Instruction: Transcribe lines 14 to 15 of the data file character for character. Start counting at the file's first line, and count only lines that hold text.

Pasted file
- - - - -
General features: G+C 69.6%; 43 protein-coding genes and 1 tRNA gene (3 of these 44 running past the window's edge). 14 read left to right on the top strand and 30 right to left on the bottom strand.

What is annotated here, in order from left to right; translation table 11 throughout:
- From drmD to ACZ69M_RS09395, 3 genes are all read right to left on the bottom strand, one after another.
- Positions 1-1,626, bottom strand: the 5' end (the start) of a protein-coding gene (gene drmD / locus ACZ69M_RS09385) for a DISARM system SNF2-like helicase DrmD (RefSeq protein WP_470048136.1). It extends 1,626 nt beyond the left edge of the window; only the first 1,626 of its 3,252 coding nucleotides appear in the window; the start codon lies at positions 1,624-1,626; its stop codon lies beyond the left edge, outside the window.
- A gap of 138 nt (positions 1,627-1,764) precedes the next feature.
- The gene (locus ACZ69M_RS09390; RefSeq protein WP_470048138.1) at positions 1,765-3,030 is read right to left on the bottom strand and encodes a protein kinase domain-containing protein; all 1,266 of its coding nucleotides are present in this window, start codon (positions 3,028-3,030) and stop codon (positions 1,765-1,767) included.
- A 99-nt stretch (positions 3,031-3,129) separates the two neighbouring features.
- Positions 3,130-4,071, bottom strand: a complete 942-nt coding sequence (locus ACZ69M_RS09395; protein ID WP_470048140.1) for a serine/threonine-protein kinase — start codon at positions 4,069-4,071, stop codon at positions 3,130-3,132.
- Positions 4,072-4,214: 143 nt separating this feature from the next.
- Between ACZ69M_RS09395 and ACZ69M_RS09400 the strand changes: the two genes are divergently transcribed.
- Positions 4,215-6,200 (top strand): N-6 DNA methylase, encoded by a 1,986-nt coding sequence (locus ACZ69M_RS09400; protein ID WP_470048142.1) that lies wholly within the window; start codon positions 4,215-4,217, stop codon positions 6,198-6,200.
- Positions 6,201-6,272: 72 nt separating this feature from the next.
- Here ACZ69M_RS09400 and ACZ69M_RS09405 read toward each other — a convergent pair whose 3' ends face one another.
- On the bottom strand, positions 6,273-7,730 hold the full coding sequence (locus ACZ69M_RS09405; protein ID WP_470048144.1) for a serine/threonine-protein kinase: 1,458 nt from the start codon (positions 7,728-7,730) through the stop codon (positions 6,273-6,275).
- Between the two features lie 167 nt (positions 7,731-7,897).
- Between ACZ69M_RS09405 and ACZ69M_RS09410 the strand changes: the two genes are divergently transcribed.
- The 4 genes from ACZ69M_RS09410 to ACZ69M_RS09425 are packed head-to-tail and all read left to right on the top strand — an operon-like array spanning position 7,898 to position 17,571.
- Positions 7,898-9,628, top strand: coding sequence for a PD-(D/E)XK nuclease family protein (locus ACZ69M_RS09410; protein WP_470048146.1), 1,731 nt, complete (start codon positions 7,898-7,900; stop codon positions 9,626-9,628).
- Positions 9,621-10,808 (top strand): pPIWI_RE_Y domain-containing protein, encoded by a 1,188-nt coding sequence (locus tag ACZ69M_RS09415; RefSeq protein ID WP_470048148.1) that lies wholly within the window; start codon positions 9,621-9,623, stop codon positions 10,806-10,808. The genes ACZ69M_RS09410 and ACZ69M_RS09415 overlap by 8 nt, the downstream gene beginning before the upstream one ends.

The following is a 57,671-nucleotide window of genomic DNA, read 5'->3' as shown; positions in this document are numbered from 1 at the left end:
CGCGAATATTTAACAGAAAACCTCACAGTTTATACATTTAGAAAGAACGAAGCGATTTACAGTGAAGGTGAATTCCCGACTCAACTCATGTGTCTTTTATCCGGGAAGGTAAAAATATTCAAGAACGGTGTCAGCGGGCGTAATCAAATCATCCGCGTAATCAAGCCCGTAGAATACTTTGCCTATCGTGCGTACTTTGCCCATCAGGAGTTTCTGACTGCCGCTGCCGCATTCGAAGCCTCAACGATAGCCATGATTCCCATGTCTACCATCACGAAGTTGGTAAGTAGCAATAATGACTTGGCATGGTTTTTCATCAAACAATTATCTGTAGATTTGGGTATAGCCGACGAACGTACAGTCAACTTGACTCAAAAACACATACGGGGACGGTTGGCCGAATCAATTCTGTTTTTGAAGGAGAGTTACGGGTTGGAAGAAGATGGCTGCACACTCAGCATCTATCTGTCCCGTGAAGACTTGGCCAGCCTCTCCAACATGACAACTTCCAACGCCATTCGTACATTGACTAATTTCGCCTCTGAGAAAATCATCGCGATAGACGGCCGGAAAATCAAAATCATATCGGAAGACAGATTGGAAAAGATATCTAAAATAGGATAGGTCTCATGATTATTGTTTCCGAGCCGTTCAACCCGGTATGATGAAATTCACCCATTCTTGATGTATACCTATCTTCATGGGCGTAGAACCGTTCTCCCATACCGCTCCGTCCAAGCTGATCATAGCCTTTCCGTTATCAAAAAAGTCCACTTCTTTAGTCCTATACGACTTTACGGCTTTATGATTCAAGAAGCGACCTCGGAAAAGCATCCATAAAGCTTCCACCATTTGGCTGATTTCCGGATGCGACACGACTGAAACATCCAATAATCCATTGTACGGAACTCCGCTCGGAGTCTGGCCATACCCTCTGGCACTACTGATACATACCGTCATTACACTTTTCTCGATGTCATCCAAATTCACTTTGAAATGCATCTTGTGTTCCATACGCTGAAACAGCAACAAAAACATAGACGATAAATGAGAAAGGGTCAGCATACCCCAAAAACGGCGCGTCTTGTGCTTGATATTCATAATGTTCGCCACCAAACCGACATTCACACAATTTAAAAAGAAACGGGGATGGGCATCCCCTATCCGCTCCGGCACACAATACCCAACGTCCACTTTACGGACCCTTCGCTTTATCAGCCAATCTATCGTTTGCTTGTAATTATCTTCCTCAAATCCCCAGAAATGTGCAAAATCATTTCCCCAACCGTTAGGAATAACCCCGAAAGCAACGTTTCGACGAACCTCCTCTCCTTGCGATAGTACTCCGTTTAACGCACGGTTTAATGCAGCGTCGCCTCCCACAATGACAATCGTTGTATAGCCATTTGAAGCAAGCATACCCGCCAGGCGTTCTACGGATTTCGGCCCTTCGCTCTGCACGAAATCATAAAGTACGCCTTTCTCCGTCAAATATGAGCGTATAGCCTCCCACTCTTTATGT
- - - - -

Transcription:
- On the bottom strand, positions 6,273-7,730 hold the full coding sequence (locus ACZ69M_RS09405; protein ID WP_470048144.1) for a serine/threonine-protein kinase: 1,458 nt from the start codon (positions 7,728-7,730) through the stop codon (positions 6,273-6,275).
- Between the two features lie 167 nt (positions 7,731-7,897).